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Ternary-fractional differential transform schema: theory and application

Abstract

In this article, we propose a novel fractional generalization of the three-dimensional differential transform method, namely the ternary-fractional differential transform method, that extends its applicability to encompass initial value problems in the fractal 3D space. Several illustrative applications, including the Schrödinger, wave, Klein–Gordon, telegraph, and Burgers’ models that are fully embedded in the fractal 3D space, are considered to demonstrate the superiority of the proposed method compared with other generalized methods in the literature. The obtained solution is expressed in a form of an α̅-fractional power series, with easily computed coefficients, that converges rapidly to its closed-form solution. Moreover, the projection of the solutions into the integer 3D space corresponds with the solutions of the classical copies for these models. This reveals that the suggested technique is effective and accurate for handling many other linear and nonlinear models in the fractal 3D space. Thus, research on this trend is worth tracking.

Introduction

Over recent years, it has been demonstrated that many physical phenomena can be successfully reformulated by means of non-integer order differential equations due to the inefficiency of the integer-order differential equations in modeling certain issues. For instance, when modeling chaotic thermodynamic systems, it is indispensable to use a non-integer model because the separation of time-scales of classical physics does not work adequately [1]. The non-integer order derivatives are commonly called fractional order derivatives or simply fractional derivatives. To mention a few of the phenomena that can be modeled by fractional derivatives: the electromagnetic transient phenomenon in transmission lines is governed by the fractional diffusion model [2], the damping properties of the viscoelastic material are related to the fractional Kelvin–Voigt model [3], and the interaction of solitons in a collisionless plasma is simulated by the fractional Klein–Gordon model [4].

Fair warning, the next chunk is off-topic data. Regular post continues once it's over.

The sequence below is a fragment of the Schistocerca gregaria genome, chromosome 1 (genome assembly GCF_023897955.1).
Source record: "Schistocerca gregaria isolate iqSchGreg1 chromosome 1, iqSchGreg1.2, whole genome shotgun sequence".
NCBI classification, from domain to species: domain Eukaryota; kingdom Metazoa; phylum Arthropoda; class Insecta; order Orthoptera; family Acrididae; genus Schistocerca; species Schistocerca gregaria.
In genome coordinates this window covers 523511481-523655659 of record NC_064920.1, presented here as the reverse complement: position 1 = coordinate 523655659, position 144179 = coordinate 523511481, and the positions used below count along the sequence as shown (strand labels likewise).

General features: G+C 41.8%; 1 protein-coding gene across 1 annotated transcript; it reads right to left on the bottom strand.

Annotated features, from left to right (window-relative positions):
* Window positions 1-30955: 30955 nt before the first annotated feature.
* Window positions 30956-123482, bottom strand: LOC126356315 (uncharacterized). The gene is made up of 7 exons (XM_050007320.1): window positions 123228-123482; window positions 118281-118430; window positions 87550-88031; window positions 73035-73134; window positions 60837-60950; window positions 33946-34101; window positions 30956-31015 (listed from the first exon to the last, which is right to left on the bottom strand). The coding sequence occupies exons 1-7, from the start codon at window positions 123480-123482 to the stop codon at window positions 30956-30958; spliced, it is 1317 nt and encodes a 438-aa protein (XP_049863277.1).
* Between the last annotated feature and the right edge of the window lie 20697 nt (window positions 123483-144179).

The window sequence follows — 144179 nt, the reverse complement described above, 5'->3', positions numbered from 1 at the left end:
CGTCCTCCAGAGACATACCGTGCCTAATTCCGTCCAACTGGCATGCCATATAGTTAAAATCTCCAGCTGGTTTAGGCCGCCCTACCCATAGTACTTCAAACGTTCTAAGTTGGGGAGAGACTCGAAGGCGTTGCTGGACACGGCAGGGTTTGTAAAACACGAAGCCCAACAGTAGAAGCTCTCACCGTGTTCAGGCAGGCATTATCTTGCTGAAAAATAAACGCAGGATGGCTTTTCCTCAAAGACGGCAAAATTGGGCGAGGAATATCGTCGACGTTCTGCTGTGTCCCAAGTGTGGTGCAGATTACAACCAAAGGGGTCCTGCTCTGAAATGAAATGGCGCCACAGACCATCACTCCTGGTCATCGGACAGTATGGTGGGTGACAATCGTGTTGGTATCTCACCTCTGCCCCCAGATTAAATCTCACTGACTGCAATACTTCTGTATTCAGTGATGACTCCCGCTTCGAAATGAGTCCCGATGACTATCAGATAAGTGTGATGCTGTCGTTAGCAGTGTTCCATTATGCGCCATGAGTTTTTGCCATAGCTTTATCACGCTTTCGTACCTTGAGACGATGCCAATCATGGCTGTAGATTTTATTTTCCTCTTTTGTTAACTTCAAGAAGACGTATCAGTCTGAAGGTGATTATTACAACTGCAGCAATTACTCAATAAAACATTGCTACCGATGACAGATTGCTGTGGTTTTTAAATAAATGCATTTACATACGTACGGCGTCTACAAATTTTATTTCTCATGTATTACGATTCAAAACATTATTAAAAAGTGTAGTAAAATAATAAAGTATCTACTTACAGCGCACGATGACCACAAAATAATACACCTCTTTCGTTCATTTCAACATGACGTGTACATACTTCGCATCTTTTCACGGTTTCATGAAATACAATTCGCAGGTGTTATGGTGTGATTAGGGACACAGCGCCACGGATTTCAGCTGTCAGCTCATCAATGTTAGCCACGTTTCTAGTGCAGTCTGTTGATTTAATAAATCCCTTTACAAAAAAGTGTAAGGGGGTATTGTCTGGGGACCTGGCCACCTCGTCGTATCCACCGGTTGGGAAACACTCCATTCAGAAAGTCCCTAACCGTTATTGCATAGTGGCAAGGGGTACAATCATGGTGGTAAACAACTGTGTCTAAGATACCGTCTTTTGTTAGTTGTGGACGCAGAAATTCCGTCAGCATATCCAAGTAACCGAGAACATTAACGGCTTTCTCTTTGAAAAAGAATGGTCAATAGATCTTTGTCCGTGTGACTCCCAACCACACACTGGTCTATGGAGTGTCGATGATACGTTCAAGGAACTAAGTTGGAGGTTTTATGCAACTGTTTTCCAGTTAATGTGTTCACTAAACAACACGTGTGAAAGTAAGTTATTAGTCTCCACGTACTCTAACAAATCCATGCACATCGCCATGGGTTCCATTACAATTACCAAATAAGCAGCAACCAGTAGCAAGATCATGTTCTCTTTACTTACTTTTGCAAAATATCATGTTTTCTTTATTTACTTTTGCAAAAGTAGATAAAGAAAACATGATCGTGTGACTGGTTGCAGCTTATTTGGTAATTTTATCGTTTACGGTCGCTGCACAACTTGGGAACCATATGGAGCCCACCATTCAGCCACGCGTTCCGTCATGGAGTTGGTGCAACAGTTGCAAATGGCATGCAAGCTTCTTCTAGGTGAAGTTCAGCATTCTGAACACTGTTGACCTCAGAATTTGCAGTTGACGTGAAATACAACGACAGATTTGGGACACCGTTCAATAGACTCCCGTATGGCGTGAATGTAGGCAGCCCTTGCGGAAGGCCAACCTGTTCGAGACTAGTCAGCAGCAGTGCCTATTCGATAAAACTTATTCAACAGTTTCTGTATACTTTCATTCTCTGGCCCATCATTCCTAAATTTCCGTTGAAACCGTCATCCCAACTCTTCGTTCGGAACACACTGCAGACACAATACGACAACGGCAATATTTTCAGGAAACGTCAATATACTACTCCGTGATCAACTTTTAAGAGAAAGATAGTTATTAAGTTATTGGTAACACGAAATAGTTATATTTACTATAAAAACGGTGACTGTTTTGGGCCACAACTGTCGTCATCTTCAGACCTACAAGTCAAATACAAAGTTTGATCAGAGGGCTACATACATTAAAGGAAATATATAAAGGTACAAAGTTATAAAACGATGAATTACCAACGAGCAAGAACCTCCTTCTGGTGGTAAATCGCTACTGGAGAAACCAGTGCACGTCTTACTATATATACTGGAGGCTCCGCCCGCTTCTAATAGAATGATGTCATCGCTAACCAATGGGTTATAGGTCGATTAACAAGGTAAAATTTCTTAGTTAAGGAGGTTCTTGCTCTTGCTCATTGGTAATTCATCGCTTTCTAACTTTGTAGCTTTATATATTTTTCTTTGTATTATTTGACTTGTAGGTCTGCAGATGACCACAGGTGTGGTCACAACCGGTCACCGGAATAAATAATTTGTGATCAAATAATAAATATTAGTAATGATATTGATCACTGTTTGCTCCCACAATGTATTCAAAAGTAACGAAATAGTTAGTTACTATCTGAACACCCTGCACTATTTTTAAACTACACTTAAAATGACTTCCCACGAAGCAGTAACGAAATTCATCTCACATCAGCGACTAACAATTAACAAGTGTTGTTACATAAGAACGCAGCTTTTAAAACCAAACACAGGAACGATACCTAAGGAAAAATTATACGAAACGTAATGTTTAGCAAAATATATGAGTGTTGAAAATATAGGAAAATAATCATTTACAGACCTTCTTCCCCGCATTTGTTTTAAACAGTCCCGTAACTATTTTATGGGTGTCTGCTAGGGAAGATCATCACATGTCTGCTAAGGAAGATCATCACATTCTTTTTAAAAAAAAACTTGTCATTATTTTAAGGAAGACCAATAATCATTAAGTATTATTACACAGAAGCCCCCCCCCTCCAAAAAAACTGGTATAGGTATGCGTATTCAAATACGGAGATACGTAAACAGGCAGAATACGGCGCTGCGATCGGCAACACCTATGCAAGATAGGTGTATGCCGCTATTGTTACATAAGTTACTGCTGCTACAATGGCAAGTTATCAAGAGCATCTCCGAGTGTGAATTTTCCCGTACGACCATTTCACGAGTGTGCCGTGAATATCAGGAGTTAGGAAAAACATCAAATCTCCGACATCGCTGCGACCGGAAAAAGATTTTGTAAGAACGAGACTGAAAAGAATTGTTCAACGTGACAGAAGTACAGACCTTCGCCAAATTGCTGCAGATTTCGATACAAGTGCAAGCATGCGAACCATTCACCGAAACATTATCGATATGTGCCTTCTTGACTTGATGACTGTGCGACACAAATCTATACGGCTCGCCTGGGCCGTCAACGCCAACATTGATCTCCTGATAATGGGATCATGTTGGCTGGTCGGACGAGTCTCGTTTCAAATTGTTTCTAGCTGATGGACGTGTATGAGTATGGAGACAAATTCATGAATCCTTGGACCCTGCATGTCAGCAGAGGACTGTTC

The fractional derivatives are in nonlocal nature, unlike the integer-order derivatives. Consequently, it is often stated that the physical interpretation of the fractional derivative order α is hard to pin down or does not exist at all. However, many researchers have attempted to attribute physical meanings to fractional derivatives, see, for example, [5, 6]. It has been demonstrated in certain circumstances that the nonlocality feature of the fractional derivatives makes them appropriate for describing the memory and hereditary features of various materials. Thus, the fractional derivative order α can be physically described as an index of memory [7,8,9,10,11,12,13].

Differential transform method (DTM) is a powerful transformation technique that can be easily applied to (non)linear problems to achieve much more accurate analytical or numerical solutions than the existing ones in the literature. One of the distinguishing features of this method is its capability to reduce the size of computational work. The concept of the one-dimension DTM was introduced for the first time by Zhou [14] in 1986 to solve problems related to engineering models in electric circuit analysis. Posteriorly, Chen and Ho [15] developed this method to solve two-dimensional PDEs. Later, the three-dimensional DTM was introduced by Ayaz [16].